A hip college town maintains its old-fashioned soul.
What are those things hanging from the ceiling in Boone Drug Fountain and Grill? They look like paper lanterns, or beehives, or fragile musical instruments. Store manager Scotty Prevost hears all kinds of guesses about the archived, yellowing prescription papers, which hang, stacked like pancakes, on coat hangers. “They sure are conversation starters,” she says.
Ironically, Boone Drug no longer fills prescriptions at its downtown location, which celebrated its 90th year of business last year. The store, the flagship of a chain, is now half soda fountain and half sundries. Just before 8 a.m. every weekday, the fountain’s grill calls out in a timeless rhythm — clang, sizzle, bang, bang — as workers fry eggs and sausage for regulars, or Coffee Club members, who arrive one by one, as they have for generations.
Today, Faye Rhymer is one of the first to show up and take a seat in front of the grill. Rhymer can’t remember how long she’s been coming, but she thinks it’s been 30 or 40 years since her father started bringing her for breakfast when he was a regular. She runs her finger along a tiny plaque in front of her seat and points to a chair across the bright yellow counter. “My dad’s name is over there,” she says.
Many deceased Coffee Club members are memorialized with their names etched onto brass. Phil McGuire, who helped install the first plaques, soon joins Rhymer. The bits of brass represent people he grew up around, people who made him want to return to Boone after a 30-year career in Washington, D.C. When he mentions a name that’s affixed to the Formica, he always has a detail about the former regular’s life. He remembers where the person worked and who his children are. Coffee Club members do more than break biscuits together; they bear witness to each others’ lives.
“When I was in D.C., people would say to me, ‘You’ll never move back to a small town,’” McGuire says. “I said, ‘Watch me.’” He takes a bite of his usual breakfast — half of a waffle smothered in syrup. “My mom had breakfast here every morning until she was in her 90s. … You wouldn’t think it by looking at what I’m eating, but I think having breakfast here is good for your health.”
Wade Wilmoth, a former town mayor who has shown up at Boone Drug faithfully each morning since the 1970s, often says he learned more about what was going on in town at Boone Drug than in his board meetings. “There’s something about Boone,” he says. “I’ve traveled all over the state, and no matter where I go, people know about it. They like visiting the Mast General Store, or they went to school here. Just mentioning it makes people smile. Boone’s magic.”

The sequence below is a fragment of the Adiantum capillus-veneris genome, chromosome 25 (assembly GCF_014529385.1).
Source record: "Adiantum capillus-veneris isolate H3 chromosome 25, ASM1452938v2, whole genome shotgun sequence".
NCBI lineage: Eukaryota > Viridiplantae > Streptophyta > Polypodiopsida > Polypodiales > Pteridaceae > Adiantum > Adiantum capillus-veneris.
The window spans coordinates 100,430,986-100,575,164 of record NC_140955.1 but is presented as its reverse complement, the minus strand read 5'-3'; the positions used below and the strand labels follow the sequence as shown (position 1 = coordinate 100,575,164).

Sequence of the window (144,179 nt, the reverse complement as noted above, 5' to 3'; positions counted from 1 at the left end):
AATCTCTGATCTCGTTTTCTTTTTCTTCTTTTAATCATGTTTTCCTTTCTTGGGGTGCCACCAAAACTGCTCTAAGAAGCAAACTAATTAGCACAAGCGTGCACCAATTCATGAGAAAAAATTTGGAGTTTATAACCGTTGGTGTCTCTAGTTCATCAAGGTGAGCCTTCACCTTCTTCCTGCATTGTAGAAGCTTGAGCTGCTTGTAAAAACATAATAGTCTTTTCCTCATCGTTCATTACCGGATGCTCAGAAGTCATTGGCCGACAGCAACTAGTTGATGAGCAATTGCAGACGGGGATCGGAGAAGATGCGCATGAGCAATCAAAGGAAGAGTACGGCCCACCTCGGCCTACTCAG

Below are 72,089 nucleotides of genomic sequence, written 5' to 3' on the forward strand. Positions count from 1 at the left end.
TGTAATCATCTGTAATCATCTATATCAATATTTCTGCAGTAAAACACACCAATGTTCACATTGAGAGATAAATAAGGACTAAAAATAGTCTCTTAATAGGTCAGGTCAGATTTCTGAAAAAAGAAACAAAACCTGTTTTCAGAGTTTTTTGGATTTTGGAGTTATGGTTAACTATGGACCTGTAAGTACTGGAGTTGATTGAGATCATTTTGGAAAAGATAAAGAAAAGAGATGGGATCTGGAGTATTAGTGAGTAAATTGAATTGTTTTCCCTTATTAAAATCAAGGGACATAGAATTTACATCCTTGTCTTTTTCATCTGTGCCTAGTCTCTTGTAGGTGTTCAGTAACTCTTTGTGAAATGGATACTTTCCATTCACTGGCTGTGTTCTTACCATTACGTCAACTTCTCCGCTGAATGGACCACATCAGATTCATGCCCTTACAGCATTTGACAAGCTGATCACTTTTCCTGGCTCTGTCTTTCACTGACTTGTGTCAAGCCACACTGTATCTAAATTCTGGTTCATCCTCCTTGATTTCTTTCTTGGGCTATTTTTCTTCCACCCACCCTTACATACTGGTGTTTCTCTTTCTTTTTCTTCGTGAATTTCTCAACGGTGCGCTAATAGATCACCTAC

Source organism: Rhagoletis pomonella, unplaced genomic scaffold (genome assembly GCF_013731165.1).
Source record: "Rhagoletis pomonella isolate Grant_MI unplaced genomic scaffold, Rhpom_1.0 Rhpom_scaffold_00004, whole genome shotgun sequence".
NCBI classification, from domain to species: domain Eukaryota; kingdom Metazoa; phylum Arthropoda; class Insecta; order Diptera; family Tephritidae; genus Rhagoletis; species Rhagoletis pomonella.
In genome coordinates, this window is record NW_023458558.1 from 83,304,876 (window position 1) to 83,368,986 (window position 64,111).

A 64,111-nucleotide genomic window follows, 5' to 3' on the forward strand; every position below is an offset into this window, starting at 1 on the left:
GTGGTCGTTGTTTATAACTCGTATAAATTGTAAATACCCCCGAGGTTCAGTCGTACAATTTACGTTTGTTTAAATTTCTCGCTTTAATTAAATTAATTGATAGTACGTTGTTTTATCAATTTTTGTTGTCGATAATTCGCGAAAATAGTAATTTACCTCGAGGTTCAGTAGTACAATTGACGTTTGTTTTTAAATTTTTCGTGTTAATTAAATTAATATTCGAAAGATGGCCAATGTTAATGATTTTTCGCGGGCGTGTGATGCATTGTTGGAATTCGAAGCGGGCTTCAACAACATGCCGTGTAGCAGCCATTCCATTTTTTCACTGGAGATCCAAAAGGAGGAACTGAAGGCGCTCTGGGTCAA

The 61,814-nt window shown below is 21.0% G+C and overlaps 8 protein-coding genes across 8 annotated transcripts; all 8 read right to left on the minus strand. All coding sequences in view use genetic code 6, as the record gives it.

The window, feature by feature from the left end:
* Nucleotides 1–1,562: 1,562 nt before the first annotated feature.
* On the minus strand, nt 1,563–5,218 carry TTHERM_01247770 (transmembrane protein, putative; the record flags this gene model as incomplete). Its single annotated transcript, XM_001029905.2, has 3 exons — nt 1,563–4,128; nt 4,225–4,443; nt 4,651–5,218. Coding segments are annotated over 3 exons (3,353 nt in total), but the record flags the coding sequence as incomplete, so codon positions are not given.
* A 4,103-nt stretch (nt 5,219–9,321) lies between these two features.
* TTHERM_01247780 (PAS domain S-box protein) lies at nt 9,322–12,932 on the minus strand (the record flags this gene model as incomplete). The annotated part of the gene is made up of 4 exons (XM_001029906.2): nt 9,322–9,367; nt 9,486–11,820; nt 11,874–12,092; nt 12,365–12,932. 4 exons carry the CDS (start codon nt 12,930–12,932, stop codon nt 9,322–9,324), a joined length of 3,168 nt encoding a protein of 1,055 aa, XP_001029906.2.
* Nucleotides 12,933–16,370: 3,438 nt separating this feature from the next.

As the Coffee Club members begin to recall all the changes they’ve seen through the soda fountain’s plate-glass windows, they eventually spiral down to a favorite discussion — bemoaning the parking situation. At this, Wilmoth puts up a hand. “The worst problem a town can have is no parking problem,” he says. Boone is a town overwhelmed with visitors. It has approximately 15,000 residents, not counting tourists and the students that fill Appalachian State University every fall, and everyone seems to crave time downtown.
It’s getting late in the morning when Wilmoth looks around and spots a table of people whom he doesn’t recognize. They look like they’re biding time. “I wonder where those people are from,” he says.
Tony Isaacs, another regular, says, “You’d go ask ’em, wouldn’t you?” He shakes his head, gestures toward Wilmoth, and teases, “That’s Wilmoth, Will M-O-U-T-H.”
Wilmoth playfully shrugs. “The other day, I went over to a table, and two of them were from Florida and two were from Ohio,” the former mayor says. “I think people like meeting locals when they’re here. If you show interest, they’ll tell you about their town, too.” Finally, Wilmoth can’t contain his curiosity. He leans in and says, “Excuse me. Where are you from?”
One of the women in the group replies, “Fort Mill, South Carolina.”
Wilmoth smiles. “Well, welcome to Boone. We’re glad to have you!” And, just like that, the Coffee Club temporarily gains a few extra members.
Boone is a difficult town to leave. For many years, that was more literal, due to two-lane mountain roads. But even with the widening of area highways, it’s still true in an emotional sense. There is a term locals use to describe it: Boonerang. If you leave, you’re probably going to come back or, at least, you’ll long to.
Ged Moody, director of sustainability at ASU, hasn’t been through a Boonerang cycle himself. When he moved to Boone to attend graduate school a few years ago, he intended to put his knowledge to use elsewhere. But, when it was time, he couldn’t bear the thought of moving away. This is another pattern in the picturesque mountain town. ASU graduates many students, but a good number of them never leave.